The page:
The government is expected to announce a new strategy to help people lose weight next week, but there are fears that the focus will be on personal responsibility rather than policies that make healthy living and eating easy.
A group of eight directors of public health in the North West this week wrote to the prime minister suggesting that “a national campaign encouraging weight loss would be entirely ineffective and a waste of taxpayers’ money”.
“We welcome the news of a national campaign that encourages and supports individuals to lose weight,” they wrote. “We strongly believe that what is of greater importance however, is to ensure that we take steps to create an environment that support individuals to make changes in their behaviour, making it easy for people to make the healthy choice.”
The directors suggested the government’s reported approach – a national campaign to encourage and support people to lose weight – would merely address the symptoms and ignore the causes of obesity.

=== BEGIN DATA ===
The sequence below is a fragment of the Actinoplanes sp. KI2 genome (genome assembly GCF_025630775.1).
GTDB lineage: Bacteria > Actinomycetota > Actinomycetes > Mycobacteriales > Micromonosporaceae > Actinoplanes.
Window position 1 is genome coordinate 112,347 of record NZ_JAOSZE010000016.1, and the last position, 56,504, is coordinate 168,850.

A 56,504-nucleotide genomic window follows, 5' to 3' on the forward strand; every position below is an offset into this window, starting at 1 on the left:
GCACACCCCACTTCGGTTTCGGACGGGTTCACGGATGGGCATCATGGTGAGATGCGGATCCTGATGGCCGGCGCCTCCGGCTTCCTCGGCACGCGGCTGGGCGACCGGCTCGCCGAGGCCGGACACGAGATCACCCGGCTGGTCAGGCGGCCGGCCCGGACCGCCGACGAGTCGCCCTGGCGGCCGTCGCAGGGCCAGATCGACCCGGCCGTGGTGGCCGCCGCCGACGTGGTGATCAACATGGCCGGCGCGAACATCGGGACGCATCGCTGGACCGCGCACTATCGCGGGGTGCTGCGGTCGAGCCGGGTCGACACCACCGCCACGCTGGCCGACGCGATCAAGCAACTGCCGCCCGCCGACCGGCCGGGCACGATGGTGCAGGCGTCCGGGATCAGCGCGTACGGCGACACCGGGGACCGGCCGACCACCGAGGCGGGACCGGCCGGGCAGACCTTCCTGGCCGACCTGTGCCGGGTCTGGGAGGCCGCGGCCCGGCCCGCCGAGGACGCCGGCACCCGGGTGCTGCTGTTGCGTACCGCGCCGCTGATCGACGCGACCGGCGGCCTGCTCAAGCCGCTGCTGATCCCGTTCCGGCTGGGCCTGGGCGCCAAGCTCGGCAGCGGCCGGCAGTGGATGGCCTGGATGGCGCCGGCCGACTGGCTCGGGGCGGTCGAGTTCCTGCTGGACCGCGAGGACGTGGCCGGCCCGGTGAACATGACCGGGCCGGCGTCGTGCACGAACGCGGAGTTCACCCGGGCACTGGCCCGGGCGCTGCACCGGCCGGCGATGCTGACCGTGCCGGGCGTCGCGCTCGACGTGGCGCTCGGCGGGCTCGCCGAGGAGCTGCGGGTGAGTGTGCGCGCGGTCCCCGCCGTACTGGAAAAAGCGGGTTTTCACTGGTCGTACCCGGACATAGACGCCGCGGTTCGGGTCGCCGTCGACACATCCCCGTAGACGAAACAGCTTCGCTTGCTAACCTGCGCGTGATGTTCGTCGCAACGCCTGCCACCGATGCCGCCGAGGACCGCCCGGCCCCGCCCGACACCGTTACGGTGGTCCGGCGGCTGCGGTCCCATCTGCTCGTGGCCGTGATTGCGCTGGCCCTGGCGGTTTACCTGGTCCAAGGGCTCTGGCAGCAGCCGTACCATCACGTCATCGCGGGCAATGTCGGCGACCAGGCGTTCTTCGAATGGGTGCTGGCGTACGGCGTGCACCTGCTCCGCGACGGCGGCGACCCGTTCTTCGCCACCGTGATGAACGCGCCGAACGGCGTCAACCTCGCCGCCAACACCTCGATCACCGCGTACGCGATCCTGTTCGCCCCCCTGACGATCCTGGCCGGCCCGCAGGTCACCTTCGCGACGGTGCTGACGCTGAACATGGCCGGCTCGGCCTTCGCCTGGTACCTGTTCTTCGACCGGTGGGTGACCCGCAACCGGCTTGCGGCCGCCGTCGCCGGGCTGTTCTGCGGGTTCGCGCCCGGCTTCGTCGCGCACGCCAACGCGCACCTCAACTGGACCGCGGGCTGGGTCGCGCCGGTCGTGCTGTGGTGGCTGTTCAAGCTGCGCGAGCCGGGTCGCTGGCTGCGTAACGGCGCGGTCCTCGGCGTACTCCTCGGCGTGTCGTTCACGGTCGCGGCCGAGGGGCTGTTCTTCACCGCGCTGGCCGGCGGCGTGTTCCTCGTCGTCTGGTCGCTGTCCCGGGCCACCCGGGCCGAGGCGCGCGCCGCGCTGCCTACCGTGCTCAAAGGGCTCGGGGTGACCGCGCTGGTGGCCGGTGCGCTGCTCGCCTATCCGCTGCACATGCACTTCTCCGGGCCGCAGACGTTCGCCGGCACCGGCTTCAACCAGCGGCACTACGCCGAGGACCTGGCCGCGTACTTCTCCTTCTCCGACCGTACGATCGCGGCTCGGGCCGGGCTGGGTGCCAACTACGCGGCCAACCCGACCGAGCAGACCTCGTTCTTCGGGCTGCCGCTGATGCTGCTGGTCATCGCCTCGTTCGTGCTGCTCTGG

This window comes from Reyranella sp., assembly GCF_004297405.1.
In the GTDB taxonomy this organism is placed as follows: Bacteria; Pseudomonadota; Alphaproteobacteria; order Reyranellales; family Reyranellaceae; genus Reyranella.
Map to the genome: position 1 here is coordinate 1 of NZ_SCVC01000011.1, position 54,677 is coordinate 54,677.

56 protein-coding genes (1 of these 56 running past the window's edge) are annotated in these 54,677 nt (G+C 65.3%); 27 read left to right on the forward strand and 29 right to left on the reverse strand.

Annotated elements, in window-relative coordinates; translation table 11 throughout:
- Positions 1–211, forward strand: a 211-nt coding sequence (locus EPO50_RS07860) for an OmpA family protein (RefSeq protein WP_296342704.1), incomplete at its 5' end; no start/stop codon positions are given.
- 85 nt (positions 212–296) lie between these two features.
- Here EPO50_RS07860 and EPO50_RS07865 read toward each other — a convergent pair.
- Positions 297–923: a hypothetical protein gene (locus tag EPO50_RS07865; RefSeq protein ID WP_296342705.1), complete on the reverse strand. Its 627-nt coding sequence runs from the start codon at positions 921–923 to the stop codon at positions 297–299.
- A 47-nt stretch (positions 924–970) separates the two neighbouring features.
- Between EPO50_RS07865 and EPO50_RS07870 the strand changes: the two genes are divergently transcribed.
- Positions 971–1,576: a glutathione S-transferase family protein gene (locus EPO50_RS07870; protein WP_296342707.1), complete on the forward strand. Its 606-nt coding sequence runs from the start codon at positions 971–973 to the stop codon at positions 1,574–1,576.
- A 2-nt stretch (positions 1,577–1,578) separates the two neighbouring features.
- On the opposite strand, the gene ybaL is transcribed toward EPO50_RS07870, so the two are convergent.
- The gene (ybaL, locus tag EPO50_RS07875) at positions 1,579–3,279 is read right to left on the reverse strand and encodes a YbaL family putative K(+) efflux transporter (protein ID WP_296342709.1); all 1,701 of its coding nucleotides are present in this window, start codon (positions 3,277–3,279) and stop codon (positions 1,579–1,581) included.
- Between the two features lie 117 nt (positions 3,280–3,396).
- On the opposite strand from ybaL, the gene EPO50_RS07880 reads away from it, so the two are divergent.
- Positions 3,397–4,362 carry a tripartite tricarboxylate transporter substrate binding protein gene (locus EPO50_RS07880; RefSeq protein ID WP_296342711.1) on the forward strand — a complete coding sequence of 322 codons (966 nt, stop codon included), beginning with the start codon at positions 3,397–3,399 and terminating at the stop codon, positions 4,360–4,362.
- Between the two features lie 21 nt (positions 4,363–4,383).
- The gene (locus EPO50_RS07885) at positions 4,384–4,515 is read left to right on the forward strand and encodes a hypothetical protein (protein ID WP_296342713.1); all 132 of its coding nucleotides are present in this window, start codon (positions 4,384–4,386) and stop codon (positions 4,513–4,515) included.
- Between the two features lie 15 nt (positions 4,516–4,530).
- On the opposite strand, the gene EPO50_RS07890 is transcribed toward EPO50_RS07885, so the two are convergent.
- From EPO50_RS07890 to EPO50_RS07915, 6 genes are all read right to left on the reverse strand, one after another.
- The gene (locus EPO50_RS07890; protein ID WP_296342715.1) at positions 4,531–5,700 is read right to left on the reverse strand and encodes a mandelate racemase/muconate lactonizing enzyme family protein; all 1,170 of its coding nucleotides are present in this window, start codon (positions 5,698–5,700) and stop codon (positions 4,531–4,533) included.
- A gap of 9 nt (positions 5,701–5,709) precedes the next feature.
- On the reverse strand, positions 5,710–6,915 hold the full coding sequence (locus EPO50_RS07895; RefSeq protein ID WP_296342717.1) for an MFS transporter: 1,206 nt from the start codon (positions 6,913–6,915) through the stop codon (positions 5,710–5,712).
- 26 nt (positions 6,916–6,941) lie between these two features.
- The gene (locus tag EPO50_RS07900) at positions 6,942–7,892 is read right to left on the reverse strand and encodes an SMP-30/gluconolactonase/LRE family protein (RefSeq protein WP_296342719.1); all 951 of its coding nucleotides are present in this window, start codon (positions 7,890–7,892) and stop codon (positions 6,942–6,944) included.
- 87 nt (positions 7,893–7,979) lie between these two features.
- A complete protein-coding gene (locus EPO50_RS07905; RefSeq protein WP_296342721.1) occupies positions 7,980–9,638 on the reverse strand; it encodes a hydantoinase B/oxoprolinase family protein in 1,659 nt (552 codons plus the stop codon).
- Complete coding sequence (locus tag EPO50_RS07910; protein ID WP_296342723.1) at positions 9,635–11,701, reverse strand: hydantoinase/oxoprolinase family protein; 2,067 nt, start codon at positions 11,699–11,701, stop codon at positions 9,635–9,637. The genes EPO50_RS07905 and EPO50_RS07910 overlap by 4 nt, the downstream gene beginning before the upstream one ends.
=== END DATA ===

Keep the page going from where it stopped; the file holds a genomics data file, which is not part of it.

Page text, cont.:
They called on the government to pay particular attention to the marketing of unhealthy food. The directors said any advertisements for a national healthy living campaign run by the government would be “dwarfed” by junk food marketing.
Health campaigners raised similar concerns last week. In an open letter to Boris Johnson signed by 49 health charities, researchers and academics, the prime minister was urged to implement a ban on junk food adverts before the 9pm watershed alongside other commitments set out in previous obesity plans.
Meanwhile, writing for The Independent this week, Dr Alexis Paton, a lecturer in social epidemiology and the sociology of health at Aston University, and chair of the committee on ethical issues in medicine at the Royal College of Physicians, said the government’s decision to take a “personal responsibility” approach to handling health (in the pandemic and beyond) is “not the show of its good faith in the British people that it portrays it to be. It is a cop-out on its own mandated responsibilities to protect us.”
The government’s new war on obesity, which could be launched as soon as Monday, is being personally driven by the prime minister who reportedly attributed his brush with death due to Covid-19 to his weight.
Obesity-related conditions seem to worsen the effect of Covid-19; the Centers for Disease Control and Prevention (CDC) reported that people with heart disease and diabetes are at higher risk of Covid-19 complications.